Since the results of the US elections were announced last week, I’ve taught 17 yoga classes and held space with over 200 people. Like me, many of these students are feeling angry and disappointed. But by far, the most painful feeling that seems to be arising is uncertainty. “What’s going to happen?” we ask. “Can something be done?” we wonder. “Are we safe?” we whisper.
For an untold number of people in the US and around the world, it’s like the rug has been pulled out from under our feet. But as we scramble to regain footing, we have an uncommon opportunity to experience the groundlessness of our collective situation. As we free-fall, we have the chance to recognize that there is no ground, and there never was any ground to begin with.
Human beings tend to dislike uncertainty. We want to know if it’s going to rain and whether we should bring an umbrella. We want to know that the world will keep turning in our lifetime, and our children’s lifetime, and our children’s children’s lifetime. We want to know that there’s meaning to our days and something solid to stand on despite the randomness of life. We want certainty because the pain of not knowing is so great.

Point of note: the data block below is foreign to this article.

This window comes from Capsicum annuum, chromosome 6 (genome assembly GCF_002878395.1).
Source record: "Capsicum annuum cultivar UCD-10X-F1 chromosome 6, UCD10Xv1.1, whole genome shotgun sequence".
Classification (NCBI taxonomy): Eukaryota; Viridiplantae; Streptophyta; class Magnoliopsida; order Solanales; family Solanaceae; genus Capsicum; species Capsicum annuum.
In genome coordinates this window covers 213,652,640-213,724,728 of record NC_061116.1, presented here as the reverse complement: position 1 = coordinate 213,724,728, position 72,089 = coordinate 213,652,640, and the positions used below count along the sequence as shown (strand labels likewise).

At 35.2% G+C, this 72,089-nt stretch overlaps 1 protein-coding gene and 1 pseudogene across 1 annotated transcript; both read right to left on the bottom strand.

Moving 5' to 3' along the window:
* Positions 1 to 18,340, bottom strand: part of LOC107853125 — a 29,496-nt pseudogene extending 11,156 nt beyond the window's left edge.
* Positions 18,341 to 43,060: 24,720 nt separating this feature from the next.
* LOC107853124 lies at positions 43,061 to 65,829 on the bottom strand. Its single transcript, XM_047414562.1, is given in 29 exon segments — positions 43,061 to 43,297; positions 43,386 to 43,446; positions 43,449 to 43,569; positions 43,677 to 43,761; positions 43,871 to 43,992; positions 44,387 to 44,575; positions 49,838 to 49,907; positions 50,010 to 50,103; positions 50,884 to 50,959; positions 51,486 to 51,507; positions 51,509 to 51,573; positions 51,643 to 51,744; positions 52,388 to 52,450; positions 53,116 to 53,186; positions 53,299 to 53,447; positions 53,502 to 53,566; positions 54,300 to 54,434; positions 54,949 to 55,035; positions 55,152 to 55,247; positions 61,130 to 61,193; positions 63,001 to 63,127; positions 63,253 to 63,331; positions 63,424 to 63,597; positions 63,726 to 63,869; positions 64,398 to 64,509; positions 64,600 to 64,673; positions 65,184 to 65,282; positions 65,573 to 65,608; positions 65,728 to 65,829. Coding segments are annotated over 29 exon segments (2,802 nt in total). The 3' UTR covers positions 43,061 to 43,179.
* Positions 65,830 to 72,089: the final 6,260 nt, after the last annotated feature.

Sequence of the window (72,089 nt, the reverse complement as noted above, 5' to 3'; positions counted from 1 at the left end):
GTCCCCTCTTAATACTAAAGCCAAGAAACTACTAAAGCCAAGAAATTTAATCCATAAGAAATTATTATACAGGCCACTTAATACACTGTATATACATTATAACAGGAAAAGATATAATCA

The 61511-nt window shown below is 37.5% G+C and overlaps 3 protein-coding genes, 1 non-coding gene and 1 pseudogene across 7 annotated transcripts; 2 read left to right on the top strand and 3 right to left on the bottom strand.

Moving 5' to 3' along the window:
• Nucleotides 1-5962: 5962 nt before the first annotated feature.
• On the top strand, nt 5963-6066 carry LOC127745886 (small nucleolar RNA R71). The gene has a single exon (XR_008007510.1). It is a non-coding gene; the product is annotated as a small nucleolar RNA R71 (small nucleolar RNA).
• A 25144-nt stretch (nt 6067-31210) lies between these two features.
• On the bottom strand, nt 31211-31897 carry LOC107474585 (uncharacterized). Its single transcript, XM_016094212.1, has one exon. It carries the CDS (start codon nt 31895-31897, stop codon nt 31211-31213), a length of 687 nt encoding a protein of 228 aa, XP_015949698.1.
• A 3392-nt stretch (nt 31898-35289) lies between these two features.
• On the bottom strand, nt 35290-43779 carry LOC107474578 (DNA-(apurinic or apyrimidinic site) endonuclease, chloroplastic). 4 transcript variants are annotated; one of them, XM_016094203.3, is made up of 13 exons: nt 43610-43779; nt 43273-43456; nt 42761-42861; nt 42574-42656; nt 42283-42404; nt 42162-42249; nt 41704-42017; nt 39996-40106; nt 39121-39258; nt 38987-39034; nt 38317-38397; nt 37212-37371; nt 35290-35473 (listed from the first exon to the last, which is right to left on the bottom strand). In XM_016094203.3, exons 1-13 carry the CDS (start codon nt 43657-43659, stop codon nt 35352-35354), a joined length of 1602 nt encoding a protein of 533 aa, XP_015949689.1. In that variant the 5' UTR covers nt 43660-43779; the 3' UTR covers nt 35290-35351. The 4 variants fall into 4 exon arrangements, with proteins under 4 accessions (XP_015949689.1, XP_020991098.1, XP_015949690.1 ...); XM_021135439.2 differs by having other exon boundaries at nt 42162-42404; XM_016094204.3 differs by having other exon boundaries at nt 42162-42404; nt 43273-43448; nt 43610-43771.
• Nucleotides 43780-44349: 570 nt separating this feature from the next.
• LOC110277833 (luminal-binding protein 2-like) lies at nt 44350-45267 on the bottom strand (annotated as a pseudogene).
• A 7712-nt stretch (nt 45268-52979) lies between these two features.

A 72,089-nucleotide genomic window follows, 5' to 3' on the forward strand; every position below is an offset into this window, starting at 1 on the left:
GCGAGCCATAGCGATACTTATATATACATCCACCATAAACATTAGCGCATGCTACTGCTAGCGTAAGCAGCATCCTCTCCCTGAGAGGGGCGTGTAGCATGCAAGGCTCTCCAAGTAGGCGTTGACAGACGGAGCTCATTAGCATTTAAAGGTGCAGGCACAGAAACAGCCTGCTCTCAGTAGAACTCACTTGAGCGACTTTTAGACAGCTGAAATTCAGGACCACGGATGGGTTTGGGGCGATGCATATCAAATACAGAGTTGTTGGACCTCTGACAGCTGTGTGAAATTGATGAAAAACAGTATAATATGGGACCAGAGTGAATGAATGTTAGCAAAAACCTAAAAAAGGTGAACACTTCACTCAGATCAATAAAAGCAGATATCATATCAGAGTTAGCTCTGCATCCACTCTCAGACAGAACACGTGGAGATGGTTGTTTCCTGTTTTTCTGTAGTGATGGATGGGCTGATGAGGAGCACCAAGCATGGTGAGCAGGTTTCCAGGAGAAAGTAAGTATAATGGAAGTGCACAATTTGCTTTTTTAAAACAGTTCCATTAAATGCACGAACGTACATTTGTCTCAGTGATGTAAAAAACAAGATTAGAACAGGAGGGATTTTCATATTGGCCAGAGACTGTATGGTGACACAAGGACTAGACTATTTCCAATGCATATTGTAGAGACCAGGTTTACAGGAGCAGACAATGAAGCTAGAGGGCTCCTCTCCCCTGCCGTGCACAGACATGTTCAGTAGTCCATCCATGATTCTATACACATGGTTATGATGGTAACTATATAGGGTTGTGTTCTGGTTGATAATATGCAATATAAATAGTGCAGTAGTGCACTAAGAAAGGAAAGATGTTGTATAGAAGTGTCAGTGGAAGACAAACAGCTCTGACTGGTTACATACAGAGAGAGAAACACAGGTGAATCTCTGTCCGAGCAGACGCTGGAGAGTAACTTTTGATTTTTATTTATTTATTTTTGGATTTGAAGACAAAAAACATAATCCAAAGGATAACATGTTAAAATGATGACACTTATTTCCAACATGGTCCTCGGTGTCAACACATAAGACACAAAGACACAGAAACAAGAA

It was the American Buddhist nun, Pema Chödrön, who first introduced me to the idea of groundlessness, but as she did, I heard the yogic teachings around aparigraha (non-attachment) in her words. There’s nothing solid to stand on because impermanence is a fact of life. We can find our footing for a minute, a day, a year, maybe 10 years, but the rug will be pulled out eventually; it always is. To the extent that we were counting on the rug to stay put, we will suffer. But to the extent that we can stay open to impermanence and uncertainty, to the extent that we can stay tender-hearted even as we free-fall, we will nurture and grow our capacity for love and compassion. Then, when we meet people who have lost their footing, we will know their pain because we’ve felt it so many times.
The times have always been uncertain. The way forward has only ever been love. We can’t be sure what’s going to happen, but we can commit ourselves to staying open, rather than shutting down.
Photo by Erin Bidlake